SUPERNATURAL AID: Once the hero finally commits to the quest, Campbell tells us that a magical or supernatural guide appears to assist them in their quest, often giving the Hero magical objects or talismans to assist them.
Again, this comes straight in line with Joseph Smith’s narrative. Joseph becoming painfully aware of his failings and sins in falling in with this wrong crowd and their less than pure treasure seeking. He prays and seeks a divine manifestation, as he had received before, to know of his standing before God. To his astonishment, the Angel Moroni appears in his bed room, giving him instructions to prepare him to receive and translate the Book of Mormon. Much like Merlin, Gandalf, or Obi Wan Kenobi, Moroni acts as Joseph’s guide and teacher, tutoring him and preparing him for the next several years before he receives the sacred talismans to add to his seer stones: the gold plates of the Book of Mormon, the Urrim and Thummim, Laban’s sword, etc. These are to be his Excalibur, the gifts bestowed by the elves upon the Fellowship of the Ring.Moroni would not be Joseph’s only supernatural aid to assist him in his quest. John the Baptist and then Peter, James and John the Beloved would arm him with powerful priesthoods. They are baptized and receive the Holy Ghost. Moses, Elijah, Elias, and Christ would give him the keys to usher in this new dispensation. Angels would continue to assist, even with difficult and trying principles, such as polygamy. Although God asks what may seem to be impossible tasks, yet he did not leave Joseph without aid.
Through these Supernatural Aids, Joseph’s mission also becomes more crystalized. His role as a prophet and a seer is defined, he is told about Zion and asked to try and establish it, he is instructed to carry out the Restored Gospel, and to baptize and confirm the Holy Ghost upon the nations. Through the priesthood, he is asked to begin the sealing of the human family, to begin the work that will eventually bind us all together. Joseph’s mission is a boon for all mankind, an eternal work with everlasting consequences.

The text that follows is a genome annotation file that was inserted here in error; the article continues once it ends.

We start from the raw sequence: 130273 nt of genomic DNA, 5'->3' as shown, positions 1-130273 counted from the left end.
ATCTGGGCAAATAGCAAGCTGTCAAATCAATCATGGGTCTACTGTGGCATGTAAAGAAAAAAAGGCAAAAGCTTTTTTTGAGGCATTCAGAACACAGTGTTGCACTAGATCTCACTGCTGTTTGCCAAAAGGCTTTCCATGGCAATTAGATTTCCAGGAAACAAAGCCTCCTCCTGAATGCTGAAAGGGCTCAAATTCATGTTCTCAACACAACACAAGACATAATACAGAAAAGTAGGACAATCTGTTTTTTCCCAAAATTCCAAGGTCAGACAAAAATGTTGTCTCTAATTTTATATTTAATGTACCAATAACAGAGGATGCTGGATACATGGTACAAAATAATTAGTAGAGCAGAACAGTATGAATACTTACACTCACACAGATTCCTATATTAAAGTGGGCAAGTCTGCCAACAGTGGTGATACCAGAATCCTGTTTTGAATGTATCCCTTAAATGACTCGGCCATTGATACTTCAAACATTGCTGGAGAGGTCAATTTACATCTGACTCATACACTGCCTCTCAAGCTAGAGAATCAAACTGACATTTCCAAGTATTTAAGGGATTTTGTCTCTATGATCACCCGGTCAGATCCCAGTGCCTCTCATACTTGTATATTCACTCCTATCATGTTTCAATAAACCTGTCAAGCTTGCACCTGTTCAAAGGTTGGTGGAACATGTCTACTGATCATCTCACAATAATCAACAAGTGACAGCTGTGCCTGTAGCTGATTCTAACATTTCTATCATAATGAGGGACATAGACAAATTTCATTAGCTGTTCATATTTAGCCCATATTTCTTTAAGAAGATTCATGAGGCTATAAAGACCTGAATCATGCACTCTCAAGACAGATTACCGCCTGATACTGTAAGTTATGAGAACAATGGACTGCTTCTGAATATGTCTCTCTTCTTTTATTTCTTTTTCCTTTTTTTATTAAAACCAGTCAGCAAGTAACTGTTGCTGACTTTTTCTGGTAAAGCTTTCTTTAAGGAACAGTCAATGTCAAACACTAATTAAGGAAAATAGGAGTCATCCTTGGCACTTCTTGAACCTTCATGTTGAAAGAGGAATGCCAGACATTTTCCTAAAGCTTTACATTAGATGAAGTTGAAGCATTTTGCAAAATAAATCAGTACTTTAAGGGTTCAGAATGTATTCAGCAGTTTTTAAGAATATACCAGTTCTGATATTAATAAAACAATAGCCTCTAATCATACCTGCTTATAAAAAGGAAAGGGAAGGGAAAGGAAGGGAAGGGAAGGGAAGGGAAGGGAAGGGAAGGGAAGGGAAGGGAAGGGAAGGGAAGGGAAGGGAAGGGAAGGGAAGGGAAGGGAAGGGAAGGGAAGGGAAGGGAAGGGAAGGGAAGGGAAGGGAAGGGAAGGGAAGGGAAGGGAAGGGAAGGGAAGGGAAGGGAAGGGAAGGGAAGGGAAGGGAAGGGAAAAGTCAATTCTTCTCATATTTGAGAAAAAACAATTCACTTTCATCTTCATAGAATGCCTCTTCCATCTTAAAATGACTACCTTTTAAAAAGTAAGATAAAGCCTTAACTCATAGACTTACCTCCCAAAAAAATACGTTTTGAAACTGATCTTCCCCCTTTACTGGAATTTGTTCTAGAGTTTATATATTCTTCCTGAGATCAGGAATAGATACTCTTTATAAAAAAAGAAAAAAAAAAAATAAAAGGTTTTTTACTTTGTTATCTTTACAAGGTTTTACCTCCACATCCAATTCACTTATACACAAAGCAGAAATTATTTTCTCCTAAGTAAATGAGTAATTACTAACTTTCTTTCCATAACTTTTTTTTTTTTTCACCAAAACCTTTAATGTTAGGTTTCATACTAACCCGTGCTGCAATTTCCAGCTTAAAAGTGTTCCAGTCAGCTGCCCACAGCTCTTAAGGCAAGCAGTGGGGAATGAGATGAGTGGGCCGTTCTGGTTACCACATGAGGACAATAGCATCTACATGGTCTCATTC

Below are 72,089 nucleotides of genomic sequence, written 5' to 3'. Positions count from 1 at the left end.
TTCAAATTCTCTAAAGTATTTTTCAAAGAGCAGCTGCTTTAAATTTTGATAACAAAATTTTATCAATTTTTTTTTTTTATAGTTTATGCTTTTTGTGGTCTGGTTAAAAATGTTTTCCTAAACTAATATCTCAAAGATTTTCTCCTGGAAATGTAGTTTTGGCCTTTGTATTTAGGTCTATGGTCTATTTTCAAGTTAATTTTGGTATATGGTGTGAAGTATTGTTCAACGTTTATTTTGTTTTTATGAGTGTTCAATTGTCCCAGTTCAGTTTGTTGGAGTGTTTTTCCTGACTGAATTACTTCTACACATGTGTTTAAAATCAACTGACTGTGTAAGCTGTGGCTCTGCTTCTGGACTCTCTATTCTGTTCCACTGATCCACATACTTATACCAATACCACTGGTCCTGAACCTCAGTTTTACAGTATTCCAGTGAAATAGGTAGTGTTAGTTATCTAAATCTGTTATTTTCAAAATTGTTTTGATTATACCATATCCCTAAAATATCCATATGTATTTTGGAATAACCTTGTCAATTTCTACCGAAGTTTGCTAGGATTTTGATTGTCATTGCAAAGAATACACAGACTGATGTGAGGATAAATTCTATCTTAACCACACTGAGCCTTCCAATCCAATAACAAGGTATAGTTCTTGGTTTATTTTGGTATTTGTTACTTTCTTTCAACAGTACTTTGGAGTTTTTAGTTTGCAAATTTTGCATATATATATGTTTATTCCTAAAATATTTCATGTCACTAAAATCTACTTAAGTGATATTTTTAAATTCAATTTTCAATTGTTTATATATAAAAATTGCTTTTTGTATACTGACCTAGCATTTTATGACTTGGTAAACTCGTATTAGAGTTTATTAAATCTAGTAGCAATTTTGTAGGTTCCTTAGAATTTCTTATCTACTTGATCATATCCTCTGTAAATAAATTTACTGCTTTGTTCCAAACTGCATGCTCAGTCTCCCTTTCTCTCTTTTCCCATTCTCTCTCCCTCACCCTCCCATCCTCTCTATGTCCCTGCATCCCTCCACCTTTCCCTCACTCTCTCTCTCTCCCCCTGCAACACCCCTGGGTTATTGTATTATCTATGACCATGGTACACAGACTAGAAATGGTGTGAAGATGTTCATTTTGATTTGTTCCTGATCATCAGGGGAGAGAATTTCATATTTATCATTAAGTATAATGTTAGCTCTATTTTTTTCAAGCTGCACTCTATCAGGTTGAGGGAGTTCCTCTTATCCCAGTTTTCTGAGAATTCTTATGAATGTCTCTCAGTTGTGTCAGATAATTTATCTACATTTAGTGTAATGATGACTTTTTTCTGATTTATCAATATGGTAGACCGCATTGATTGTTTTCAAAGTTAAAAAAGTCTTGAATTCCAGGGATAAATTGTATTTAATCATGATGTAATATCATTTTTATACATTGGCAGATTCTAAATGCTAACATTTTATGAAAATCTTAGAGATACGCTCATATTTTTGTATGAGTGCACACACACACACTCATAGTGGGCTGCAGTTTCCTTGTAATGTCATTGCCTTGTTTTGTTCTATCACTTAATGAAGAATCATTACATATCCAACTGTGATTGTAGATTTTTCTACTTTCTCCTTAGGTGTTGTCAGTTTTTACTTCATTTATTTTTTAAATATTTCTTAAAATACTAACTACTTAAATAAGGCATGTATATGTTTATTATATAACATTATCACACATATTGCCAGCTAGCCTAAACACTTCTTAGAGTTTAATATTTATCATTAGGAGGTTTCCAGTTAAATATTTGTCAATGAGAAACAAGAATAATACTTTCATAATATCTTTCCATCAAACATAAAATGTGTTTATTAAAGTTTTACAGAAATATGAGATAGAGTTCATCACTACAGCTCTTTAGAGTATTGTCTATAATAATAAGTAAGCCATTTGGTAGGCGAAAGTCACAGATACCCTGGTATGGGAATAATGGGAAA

THE CROSSING OF THE FIRST THRESHOLD: There is a point in a Hero’s Quest where they must move past all they have previously known and venture past the limits of their secure world into this larger, more dangerous world. Like Frodo and Sam moving past the limits of the Shire for the first time in their life, they finally let go of those last trappings of security and move into a wider world.
For Joseph Smith, this is when Joseph Smith and his followers are driven out of Palmyra and Colesville, New York, and move to Kirtland, Ohio. Here they start fully engaging in the quest they are asked to fulfill. They build a temple to God and bestow its initial ordinances, start gathering the Saints through missionary work, begin spreading the Book of Mormon and the Restored Gospel, and identify Zion in Missouri.
BELLY OF THE WHALE: Continuing on with Campbell’s monomyth, there is a point in our hero’s quest where he is completely enveloped by this strange, new world, often literally swallowed by it. In some stories like the Biblical Jonah, Pinnochio, or Finding Nemo, the protagonist is literally swallowed by a whale. In other cases, it is more figurative, as in Lord of the Rings when they travel through Mount Moria. This is a point of no return, and often is a dark point for the hero where they have to become introspective about what brought them to this point and how they are going to survive from here on out. In a sense, it is here that the hero figuratively or literally dies, only to re-born.
In Missouri we have find Joseph at such a point, where the Saints are driven from Jackson County, then end up in Far West are once again sieged upon. Many of the Saints are pillaged, raped, and murdered (Haun’s Mill being an extreme example of these persecutions). An extermination order is given against the Mormon religion by Governor Boggs and eventually Joseph Smith and some of his closest associates are arrested by the Missouri Militia in an act of betrayal by one of their own and duplicitous acts by their enemies. Joseph Smith and his associates are then carted off to the dank, cold, and cramped quarters of Liberty Jail.
Liberty Jail has become an iconic location for Mormons, acting as Joseph Smith’s closest proximity to Gethsemene. It is Joseph’s whale, a prison being an ironically fitting place for a hero to end up. Christ, Martin Luther King, Jr., Joan of Arc, Joseph of Egypt, among many other larger than life figures have a strikingly similar moment of unjust imprisonment by this threatening world, and it has a strikingly similar effect on all of them. A time of soul searching, introspection, hardship, revelation, and most importantly… transformation.
It is here that Joseph Smith receives the maginificent Doctrine and Covenants 121 through 123, and it is here that Joseph Smith makes a major shift in his life. Having survived a hellish ordeal where many expected him to be executed, he emerges more confident, less reliant on associates such as Oliver Cowdery or Sidney Rigdon who he has discovered, despite their gifts, were much less reliable than the inner vision which God placed within him. Less reliant on men, more reliant on God, Joseph Smith (much like Gandalf after Moria, or Jonah after the whale) was a new man.